"Why, Tom," replied George, opening his eyes, "it makes all the difference. I like to smell a flower--flower is not complete without smell--but I don't care if I never smell a bush till I die. Then the birds they laugh and talk like Christians; they make me split my sides, God bless their little hearts; but they won't chirrup. Oh, dear, no, bless you, they leave the Christians to chirrup--they hold conversations and giggle and laugh and play a thing like a fiddle--it is Australia! where everything is inside-out and topsy-turvy. The animals have four legs, so they jump on two. Ten-foot square of rock lets for a pound a month; ten acres of grass for a shilling a year. Roasted at Christmas, shiver o' cold on midsummer-day. The lakes are grass, and the rivers turn their backs on the sea and run into the heart of the land; and the men would stand on their heads, but I have taken a thought, and I've found out why they don't."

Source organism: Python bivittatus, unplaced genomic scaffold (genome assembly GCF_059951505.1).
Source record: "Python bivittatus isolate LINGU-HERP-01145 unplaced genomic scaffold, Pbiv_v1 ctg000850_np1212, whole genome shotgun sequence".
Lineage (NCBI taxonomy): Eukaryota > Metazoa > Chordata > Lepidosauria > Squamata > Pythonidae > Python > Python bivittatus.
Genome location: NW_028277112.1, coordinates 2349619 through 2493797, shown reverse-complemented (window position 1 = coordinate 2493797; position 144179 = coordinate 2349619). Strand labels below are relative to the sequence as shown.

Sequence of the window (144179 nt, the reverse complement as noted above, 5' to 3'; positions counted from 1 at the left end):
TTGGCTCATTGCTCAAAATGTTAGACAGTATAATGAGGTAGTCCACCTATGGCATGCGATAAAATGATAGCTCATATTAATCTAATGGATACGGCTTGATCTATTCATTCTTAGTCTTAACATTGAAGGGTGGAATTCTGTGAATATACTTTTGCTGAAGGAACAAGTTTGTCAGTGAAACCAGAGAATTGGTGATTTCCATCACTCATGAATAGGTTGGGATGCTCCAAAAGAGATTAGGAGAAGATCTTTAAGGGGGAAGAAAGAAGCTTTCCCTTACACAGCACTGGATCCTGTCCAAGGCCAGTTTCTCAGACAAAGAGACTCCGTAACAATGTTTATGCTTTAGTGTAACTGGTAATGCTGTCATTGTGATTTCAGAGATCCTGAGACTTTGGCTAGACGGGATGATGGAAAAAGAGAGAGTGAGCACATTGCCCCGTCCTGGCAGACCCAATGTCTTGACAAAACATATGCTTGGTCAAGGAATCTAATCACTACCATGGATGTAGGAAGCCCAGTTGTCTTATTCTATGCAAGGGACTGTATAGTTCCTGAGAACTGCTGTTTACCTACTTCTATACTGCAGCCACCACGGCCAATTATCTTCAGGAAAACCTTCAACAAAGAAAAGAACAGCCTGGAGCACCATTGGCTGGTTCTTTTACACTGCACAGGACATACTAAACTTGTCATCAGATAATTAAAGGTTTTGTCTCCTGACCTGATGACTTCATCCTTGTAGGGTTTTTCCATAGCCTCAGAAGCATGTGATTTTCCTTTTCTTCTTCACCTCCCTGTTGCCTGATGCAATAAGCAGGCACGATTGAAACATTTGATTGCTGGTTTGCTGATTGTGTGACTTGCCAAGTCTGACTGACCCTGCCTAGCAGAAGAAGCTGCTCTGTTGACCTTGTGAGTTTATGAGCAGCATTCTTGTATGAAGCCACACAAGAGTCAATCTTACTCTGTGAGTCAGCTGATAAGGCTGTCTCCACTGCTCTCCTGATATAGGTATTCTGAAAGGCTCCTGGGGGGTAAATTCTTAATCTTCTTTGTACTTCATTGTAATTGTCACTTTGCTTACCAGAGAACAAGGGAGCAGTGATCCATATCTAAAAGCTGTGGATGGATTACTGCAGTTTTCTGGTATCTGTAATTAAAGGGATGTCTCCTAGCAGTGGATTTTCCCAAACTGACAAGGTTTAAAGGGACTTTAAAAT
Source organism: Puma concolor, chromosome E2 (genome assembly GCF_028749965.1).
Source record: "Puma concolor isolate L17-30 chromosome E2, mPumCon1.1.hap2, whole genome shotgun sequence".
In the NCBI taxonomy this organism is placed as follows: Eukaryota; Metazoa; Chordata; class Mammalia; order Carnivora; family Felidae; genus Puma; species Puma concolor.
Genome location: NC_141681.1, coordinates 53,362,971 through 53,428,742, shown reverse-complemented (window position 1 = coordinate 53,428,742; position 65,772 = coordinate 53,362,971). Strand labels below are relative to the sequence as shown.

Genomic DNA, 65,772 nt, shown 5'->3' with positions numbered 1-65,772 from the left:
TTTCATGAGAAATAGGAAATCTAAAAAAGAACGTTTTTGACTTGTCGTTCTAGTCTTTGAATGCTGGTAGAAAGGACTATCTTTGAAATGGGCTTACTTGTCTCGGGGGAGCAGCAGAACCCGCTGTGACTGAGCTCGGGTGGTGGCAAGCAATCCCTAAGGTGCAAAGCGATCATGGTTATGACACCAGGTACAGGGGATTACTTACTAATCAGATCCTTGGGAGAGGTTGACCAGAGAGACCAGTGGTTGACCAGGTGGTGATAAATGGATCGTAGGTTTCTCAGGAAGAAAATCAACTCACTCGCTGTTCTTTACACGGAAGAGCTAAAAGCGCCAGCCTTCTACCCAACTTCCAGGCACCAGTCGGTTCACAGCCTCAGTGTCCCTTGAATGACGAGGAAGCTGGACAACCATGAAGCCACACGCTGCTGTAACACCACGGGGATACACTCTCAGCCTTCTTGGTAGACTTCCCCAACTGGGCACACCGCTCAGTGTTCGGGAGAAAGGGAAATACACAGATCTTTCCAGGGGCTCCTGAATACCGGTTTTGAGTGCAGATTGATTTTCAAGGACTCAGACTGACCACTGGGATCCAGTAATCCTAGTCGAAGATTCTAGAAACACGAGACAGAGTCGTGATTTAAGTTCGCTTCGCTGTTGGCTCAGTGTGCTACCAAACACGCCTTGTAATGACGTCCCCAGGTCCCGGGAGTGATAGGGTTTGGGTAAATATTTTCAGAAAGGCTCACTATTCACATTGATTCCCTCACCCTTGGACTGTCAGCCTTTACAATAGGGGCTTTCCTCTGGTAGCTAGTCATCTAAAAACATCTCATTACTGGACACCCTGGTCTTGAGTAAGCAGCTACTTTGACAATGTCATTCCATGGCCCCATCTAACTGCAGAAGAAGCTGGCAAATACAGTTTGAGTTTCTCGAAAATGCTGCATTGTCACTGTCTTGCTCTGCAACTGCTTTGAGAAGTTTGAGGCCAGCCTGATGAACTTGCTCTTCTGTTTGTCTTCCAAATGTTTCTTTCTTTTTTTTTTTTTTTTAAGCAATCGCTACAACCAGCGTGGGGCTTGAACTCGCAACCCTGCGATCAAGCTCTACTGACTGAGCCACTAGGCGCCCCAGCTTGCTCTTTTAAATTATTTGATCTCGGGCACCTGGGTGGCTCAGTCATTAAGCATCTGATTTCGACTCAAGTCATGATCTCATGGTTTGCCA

"Because if they did their heads would point the same way a man's head points in England."
Robinson laughed, and told George he admired the country for these very traits. "Novelty for me against the world. Who'd come twelve thousand miles to see nothing we couldn't see at home? Hang the same old story always; where are we going, George?"
"Oh, not much farther, only about twelve miles from the camp?"
"To a farmer I know. I am going to show you a lark, Tom," said George. His eyes beamed benevolence on his comrade.